Annals of Surgical Oncology

, Volume 20, Issue 4, pp 1336–1340

Toxic Nodular Goiter and Cancer: A Compelling Case for Thyroidectomy

  • J. Joshua Smith
  • Xi Chen
  • David F. Schneider
  • Ratnam Nookala
  • James T. Broome
  • Rebecca S. Sippel
  • Herbert Chen
  • Carmen C. Solorzano
Endocrine Tumors

DOI: 10.1245/s10434-012-2725-4

Cite this article as:
Smith, J.J., Chen, X., Schneider, D.F. et al. Ann Surg Oncol (2013) 20: 1336. doi:10.1245/s10434-012-2725-4

Abstract

Background

Recent American Thyroid Association guidelines call for thyroidectomy or 131I (Recommendation 31) in managing hyperthyroidism due to toxic nodular goiter (TNG). Concern for concomitant malignancy favors surgery. A 3 % thyroid cancer incidence in TNG patients has been reported, yet recent studies suggest this rate is underestimated. This multi-institutional study examined cancer incidence in TNG patients referred to surgery.

Methods

Patients referred for thyroidectomy at three tertiary-care institutions were included (2002–2011). Patients with concurrent indeterminate or malignant diagnosis by fine-needle aspiration (FNA) were excluded. Cancer incidence in TNG patients was determined. Fisher’s exact and chi-square tests and nonparametric t tests were used.

Results

Among 2,551 surgically treated patients, 164 had TNG (6.4 %). Median age at presentation was 49.7 years, and 86 % were female. Overall cancer incidence was 18.3 % (30 of 164), and rates were not significantly different between institutions. A significantly greater cancer rate was noted in toxic multinodular goiter versus single toxic nodule patients (21 vs. 4.5 %, P < 0.05). Mean tumor size was 0.71 cm (range 0.1–1.5 cm; 23 % ≥1 cm). Most patients underwent total or near-total thyroidectomy. There were no significant differences in tumor sizes among institutions (P > 0.05). No significant cancer association was noted with age, preoperative dominant nodule size, lymphocytic thyroiditis or preoperative FNA (P > 0.05).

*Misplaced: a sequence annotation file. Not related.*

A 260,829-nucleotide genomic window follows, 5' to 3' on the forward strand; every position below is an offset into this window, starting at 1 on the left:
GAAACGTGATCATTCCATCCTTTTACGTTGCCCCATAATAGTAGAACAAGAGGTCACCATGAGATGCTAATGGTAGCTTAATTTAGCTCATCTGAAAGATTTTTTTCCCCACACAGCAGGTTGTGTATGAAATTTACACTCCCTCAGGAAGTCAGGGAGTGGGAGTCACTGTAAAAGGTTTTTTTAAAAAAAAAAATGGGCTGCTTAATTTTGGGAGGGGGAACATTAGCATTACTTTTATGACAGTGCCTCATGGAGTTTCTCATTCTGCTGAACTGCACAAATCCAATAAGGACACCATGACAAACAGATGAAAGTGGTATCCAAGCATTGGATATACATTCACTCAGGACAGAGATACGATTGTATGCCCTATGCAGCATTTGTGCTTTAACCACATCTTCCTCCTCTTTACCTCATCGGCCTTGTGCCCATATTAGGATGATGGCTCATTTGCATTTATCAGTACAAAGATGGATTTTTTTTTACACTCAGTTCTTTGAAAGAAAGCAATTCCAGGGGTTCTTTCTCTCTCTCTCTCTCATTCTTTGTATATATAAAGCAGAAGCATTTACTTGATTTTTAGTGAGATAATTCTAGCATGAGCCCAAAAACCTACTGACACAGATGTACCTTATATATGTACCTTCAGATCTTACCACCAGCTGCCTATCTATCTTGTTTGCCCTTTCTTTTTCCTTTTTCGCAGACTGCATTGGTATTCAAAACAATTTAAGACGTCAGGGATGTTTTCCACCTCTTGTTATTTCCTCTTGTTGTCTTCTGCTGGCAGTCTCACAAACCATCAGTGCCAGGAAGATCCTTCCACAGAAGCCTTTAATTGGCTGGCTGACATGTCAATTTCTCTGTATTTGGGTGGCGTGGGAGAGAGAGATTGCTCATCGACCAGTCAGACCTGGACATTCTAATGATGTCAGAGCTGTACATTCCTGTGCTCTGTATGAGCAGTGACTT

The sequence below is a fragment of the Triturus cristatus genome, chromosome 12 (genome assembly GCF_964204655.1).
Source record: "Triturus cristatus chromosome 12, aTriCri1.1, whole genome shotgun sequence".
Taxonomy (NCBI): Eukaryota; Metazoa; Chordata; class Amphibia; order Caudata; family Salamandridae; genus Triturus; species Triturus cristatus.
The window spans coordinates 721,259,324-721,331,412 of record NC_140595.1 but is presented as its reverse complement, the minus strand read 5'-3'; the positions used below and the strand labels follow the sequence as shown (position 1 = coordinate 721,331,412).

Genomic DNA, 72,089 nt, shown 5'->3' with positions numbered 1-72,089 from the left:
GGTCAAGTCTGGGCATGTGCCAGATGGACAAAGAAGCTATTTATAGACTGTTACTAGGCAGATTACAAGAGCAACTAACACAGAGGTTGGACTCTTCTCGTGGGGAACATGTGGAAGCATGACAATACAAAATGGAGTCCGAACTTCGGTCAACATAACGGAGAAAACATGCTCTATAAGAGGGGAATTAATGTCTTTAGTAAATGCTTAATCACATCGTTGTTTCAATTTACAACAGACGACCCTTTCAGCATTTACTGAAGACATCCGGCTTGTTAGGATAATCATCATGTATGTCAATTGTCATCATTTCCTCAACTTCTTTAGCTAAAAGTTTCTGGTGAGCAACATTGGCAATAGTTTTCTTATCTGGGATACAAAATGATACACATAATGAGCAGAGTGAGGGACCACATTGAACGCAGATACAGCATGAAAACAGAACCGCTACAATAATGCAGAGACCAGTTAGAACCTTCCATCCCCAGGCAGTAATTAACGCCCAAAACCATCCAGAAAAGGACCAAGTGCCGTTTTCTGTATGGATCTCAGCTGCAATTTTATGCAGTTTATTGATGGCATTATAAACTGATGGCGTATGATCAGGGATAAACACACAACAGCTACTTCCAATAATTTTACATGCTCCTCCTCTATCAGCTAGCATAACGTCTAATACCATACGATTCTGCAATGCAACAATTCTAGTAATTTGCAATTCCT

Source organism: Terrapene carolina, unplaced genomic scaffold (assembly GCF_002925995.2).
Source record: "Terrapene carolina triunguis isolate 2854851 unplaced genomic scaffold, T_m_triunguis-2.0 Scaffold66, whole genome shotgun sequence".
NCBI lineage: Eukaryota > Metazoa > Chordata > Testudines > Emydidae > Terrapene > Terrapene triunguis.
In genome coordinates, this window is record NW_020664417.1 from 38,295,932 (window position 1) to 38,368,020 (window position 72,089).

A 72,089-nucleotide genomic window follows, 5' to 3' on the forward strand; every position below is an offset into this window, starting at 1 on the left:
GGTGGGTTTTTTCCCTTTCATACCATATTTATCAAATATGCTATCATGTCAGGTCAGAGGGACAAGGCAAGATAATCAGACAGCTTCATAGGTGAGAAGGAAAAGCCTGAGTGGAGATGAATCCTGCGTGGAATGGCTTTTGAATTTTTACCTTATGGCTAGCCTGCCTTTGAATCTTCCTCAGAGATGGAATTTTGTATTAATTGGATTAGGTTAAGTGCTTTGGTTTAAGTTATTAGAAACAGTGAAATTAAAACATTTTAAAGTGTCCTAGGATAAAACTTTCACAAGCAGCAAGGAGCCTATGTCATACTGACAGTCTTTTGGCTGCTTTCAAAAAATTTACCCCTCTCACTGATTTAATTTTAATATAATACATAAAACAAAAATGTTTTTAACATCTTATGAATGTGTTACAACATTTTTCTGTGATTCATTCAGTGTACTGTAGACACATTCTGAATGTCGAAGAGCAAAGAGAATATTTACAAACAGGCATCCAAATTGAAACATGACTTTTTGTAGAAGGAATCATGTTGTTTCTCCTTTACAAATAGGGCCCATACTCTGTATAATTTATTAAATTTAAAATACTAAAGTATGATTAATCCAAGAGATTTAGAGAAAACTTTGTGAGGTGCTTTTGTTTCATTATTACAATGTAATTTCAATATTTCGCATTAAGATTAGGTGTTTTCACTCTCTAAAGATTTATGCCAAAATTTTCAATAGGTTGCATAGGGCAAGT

Conclusions

These data demonstrate a higher than expected incidental cancer rate in TNG patients compared to historical reports (18.3 vs. 3 %). This higher cancer incidence may alter the risk/benefit analysis regarding TNG treatment. This information should be provided to TNG patients before decision making regarding treatment.

Copyright information

© Society of Surgical Oncology 2012

Authors and Affiliations

  • J. Joshua Smith
    • 1
    • 2
  • Xi Chen
    • 3
    • 4
  • David F. Schneider
    • 5
  • Ratnam Nookala
    • 1
  • James T. Broome
    • 1
    • 3
    • 6
  • Rebecca S. Sippel
    • 5
  • Herbert Chen
    • 5
  • Carmen C. Solorzano
    • 1
    • 3
    • 6
    • 7
  1. 1.Department of SurgeryVanderbilt University Medical CenterNashvilleUSA
  2. 2.Vanderbilt Medical Scientist Training Program, Clinical Investigator TrackVanderbilt University Medical CenterNashvilleUSA
  3. 3.Vanderbilt-Ingram Cancer CenterVanderbilt University Medical CenterNashvilleUSA
  4. 4.Department of BiostatisticsVanderbilt University Medical CenterNashvilleUSA
  5. 5. Division of General Surgery, Department of SurgeryUniversity of Wisconsin School of Medicine and Public HealthMadisonUSA
  6. 6.Division of Surgical OncologyVanderbilt University Medical CenterNashvilleUSA
  7. 7.Division of Endocrine SurgeryUniversity of Miami Miller School of MedicineMiamiUSA

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